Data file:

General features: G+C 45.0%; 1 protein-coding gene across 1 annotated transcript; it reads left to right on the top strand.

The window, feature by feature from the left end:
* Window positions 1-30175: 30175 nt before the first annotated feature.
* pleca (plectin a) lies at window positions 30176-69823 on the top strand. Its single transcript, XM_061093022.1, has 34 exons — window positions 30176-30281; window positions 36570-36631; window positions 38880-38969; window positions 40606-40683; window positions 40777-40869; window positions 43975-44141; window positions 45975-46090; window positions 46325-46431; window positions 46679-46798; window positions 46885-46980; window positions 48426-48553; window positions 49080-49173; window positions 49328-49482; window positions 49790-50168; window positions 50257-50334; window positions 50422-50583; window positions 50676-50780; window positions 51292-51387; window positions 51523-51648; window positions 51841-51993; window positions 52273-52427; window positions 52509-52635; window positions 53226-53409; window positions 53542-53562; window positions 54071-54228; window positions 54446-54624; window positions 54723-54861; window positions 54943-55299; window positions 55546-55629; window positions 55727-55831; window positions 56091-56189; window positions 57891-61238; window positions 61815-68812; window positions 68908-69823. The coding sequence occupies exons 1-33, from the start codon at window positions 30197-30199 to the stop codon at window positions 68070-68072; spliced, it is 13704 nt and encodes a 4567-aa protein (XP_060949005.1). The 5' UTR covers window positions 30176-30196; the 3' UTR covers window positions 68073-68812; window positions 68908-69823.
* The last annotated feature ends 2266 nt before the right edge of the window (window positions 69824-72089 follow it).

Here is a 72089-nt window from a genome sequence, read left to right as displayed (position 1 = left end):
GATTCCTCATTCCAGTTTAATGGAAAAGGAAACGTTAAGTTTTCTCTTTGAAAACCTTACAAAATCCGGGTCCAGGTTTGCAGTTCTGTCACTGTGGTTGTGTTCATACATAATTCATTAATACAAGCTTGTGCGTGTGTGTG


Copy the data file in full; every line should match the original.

General features: G+C 45.0%; 1 protein-coding gene across 1 annotated transcript; it reads left to right on the top strand.

The window, feature by feature from the left end:
* Window positions 1-30175: 30175 nt before the first annotated feature.
* pleca (plectin a) lies at window positions 30176-69823 on the top strand. Its single transcript, XM_061093022.1, has 34 exons — window positions 30176-30281; window positions 36570-36631; window positions 38880-38969; window positions 40606-40683; window positions 40777-40869; window positions 43975-44141; window positions 45975-46090; window positions 46325-46431; window positions 46679-46798; window positions 46885-46980; window positions 48426-48553; window positions 49080-49173; window positions 49328-49482; window positions 49790-50168; window positions 50257-50334; window positions 50422-50583; window positions 50676-50780; window positions 51292-51387; window positions 51523-51648; window positions 51841-51993; window positions 52273-52427; window positions 52509-52635; window positions 53226-53409; window positions 53542-53562; window positions 54071-54228; window positions 54446-54624; window positions 54723-54861; window positions 54943-55299; window positions 55546-55629; window positions 55727-55831; window positions 56091-56189; window positions 57891-61238; window positions 61815-68812; window positions 68908-69823. The coding sequence occupies exons 1-33, from the start codon at window positions 30197-30199 to the stop codon at window positions 68070-68072; spliced, it is 13704 nt and encodes a 4567-aa protein (XP_060949005.1). The 5' UTR covers window positions 30176-30196; the 3' UTR covers window positions 68073-68812; window positions 68908-69823.
* The last annotated feature ends 2266 nt before the right edge of the window (window positions 69824-72089 follow it).

Here is a 72089-nt window from a genome sequence, read left to right as displayed (position 1 = left end):
GATTCCTCATTCCAGTTTAATGGAAAAGGAAACGTTAAGTTTTCTCTTTGAAAACCTTACAAAATCCGGGTCCAGGTTTGCAGTTCTGTCACTGTGGTTGTGTTCATACATAATTCATTAATACAAGCTTGTGCGTGTGTGTG